Sometimes writers, especially today’s writers, get really spoiled by the word processor. I’m referring to during the composition of a piece. The auto corrections and constant grammar and punctuation reminders put a cramp on my style and I’m noticing that more often these past months. Recently, looking at a blank MacBook Pro screen adds a lot more pressure to a deadline or word count goal, even its a self-given one. I remember when I was younger and into writing poetry and short stories, I was happier with the process. (Yes, writing is a process. It has to come from a vision into, sometimes, diction to finally on paper-or screen. Then there are mounds of edits.) It may have been because gripping a pencil or a pen gave me more control of how I wanted to tone dialogue and looking at lined paper literally took my mind anywhere. It allowed me me to be creative and helped me find my voice..which I’m still tweaking..discovering what she sounds like. Today, I sound a lot less like Tony Morrison, Zora Neal Hurston, Omar Tyree and a few other literary artists that have groomed me as a child. You may hear them from time to time, though. Technology had a hand in grooming me as well. With emergences like Yahoo and social networking I became lazy with my writing, abandoning my pen and black and white marble composition book for MySpace posts, Facebook updates, and the Notes app on my iPhone where I store bits and pieces of stories..thoughts. I actually composed this in the photo edit section of an Instagram post!
Of course my life has been non-stop, and of course I feel like everything in the entire world is trying to keep me from writing. I thought of giving up and actually had the nerve to tell my cousin. He wasn’t too happy, and to be honest I wasn’t either. Just seeing me actually type the words into my iMessage made me cringe and feel sadness beyond belief.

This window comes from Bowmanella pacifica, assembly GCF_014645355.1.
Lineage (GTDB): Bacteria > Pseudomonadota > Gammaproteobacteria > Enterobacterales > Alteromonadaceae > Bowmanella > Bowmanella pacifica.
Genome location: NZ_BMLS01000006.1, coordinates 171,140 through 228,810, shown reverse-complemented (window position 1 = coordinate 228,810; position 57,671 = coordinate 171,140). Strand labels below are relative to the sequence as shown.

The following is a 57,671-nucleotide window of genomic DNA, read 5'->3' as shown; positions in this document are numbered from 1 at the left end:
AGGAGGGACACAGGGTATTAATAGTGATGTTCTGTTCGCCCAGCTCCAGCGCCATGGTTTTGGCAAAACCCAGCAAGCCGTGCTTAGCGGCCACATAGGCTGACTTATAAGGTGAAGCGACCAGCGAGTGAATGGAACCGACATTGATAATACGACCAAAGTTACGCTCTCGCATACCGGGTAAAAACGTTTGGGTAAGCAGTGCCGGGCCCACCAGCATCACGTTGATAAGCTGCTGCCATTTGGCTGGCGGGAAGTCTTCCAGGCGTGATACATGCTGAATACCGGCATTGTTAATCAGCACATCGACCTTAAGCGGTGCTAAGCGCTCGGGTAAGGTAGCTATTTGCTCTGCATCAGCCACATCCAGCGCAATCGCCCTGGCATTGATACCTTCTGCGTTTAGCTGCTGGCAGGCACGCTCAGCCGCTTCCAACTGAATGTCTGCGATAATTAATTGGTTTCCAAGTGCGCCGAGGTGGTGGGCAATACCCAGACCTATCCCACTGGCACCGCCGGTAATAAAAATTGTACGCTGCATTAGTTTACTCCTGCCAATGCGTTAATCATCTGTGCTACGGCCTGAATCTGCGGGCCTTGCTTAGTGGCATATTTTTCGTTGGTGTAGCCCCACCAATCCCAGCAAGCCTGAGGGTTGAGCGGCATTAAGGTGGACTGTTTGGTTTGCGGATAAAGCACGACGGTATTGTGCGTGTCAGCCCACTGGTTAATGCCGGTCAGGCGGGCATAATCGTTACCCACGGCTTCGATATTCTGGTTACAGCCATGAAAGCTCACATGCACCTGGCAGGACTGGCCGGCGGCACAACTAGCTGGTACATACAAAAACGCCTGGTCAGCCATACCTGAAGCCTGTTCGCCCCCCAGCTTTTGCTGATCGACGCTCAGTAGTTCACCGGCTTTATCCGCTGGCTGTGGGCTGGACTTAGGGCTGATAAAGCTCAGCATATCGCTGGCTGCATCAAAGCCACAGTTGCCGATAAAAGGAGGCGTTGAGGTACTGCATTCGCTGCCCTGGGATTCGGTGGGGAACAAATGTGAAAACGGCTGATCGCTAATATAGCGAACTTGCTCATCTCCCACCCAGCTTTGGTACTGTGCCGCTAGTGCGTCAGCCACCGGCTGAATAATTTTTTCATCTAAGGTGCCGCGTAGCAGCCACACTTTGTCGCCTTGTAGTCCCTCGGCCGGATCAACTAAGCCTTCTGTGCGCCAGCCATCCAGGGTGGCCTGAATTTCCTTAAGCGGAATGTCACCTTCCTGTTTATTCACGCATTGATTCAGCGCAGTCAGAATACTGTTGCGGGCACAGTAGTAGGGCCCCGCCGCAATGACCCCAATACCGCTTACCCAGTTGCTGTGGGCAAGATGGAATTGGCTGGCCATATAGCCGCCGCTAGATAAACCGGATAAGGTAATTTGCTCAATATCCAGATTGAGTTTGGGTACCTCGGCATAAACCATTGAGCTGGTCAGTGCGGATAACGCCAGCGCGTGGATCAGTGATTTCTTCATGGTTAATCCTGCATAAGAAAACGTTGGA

I believe I was born to be two things-for certain: a nurturer in some capacity (nurse, mother, caregiver, ext) and a writer. My very first goal was being a published author of a novel. core aforementioned cousin gave me a verbal slap on the twist after he read that I was quitting writing on a professional capacity. “You got it! Don’t give up! I hate when I see genuinely talented people give up on their dreams cause their scared or the work is hard. You can do this!”
So…I think about what he said everyday.
”I have a really and habit of getting in my own way…like all the time. Making excuses for myself for why I can’t be what I was destined to be.”
That was the first sentence of a journal entry I did a few weeks ago. I went out and bought this black, college ruled spiral notebook and some breast cancer awareness pens by Omnipoint. Aliyah S. King once said that was her favorite brand of pens. I was getting back to the basics of this thing. No more fancy lap tops, no more squiggly red lines, no more Scriveners, and more importantly no pressure.
All it took was me opening the cover of that notebook for me to visualize a short story. I’m in the middle of it now. It’s full of cross outs, notes inside the margins, and more cross outs. It’s beautiful. It’s looking like the makings of something big that could possibly be seated on a best sellers list-or, something small, just for my private collection to show me growth one day. But it’s something…